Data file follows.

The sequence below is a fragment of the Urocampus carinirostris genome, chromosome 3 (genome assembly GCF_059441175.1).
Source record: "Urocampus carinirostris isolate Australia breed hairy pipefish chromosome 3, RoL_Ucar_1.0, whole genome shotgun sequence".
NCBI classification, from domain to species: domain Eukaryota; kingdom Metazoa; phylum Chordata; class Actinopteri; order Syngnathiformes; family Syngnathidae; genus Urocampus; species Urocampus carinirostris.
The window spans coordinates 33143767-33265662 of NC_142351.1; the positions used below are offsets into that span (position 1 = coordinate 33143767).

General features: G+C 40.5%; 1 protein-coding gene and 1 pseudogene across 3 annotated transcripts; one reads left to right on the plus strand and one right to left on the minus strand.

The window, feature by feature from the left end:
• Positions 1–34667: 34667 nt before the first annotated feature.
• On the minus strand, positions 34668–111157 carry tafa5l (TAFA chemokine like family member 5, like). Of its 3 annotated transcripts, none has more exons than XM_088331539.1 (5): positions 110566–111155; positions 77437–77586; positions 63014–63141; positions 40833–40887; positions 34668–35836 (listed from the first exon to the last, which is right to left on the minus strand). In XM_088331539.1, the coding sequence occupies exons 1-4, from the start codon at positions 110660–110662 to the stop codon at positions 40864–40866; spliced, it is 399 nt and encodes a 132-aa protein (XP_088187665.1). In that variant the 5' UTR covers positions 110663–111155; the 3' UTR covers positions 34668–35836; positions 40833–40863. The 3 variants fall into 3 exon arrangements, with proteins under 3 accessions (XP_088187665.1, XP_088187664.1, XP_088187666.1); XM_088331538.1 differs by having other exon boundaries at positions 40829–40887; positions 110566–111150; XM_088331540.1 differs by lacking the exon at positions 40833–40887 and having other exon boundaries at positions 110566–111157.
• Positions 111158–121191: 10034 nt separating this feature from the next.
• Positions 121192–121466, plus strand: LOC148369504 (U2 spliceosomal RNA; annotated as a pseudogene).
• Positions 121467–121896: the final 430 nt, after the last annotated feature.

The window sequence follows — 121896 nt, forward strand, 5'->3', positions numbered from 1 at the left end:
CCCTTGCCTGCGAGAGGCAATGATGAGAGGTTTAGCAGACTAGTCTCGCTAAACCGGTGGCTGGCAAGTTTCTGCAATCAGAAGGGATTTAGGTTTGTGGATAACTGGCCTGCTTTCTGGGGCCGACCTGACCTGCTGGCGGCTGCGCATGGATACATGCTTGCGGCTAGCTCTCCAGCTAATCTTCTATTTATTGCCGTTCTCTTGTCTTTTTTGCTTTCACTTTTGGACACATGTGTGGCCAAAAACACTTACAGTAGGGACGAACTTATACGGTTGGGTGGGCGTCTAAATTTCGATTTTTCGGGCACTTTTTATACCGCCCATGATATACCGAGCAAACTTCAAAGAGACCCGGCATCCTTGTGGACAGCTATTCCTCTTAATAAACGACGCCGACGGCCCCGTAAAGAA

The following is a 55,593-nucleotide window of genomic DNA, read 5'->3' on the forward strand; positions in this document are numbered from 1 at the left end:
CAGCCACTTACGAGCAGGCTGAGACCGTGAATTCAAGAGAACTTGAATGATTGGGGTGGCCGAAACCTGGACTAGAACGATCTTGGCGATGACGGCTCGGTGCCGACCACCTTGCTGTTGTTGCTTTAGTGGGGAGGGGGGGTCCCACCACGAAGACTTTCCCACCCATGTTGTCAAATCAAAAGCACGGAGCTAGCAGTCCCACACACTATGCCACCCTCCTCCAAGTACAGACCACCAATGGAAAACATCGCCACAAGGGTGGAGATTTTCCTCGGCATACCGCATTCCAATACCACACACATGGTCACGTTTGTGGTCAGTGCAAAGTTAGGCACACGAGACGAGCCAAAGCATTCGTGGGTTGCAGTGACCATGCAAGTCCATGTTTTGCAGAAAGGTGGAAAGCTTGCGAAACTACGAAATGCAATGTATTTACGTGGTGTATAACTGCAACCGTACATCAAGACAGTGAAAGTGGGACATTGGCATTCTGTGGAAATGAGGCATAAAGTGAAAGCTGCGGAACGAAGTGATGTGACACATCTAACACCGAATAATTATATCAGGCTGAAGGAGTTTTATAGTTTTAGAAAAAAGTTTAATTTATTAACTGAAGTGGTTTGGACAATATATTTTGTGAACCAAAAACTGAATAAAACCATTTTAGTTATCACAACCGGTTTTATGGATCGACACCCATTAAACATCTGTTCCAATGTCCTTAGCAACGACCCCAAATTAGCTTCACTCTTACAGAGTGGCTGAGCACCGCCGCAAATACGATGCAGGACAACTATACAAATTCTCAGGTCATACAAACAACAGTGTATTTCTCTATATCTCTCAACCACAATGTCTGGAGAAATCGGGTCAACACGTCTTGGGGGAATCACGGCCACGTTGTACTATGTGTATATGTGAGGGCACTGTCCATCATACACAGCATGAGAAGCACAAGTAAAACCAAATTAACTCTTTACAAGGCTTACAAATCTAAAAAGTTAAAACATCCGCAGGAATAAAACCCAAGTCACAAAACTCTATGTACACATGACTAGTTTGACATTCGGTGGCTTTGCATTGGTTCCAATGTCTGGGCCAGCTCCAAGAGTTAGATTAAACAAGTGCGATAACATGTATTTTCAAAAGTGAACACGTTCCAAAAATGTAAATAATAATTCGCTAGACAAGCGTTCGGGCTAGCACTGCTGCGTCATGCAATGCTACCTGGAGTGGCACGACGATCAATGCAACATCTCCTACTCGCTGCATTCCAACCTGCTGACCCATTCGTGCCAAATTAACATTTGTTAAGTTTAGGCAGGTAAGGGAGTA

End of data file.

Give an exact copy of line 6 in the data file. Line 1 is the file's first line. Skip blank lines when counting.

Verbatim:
The window, feature by feature from the left end: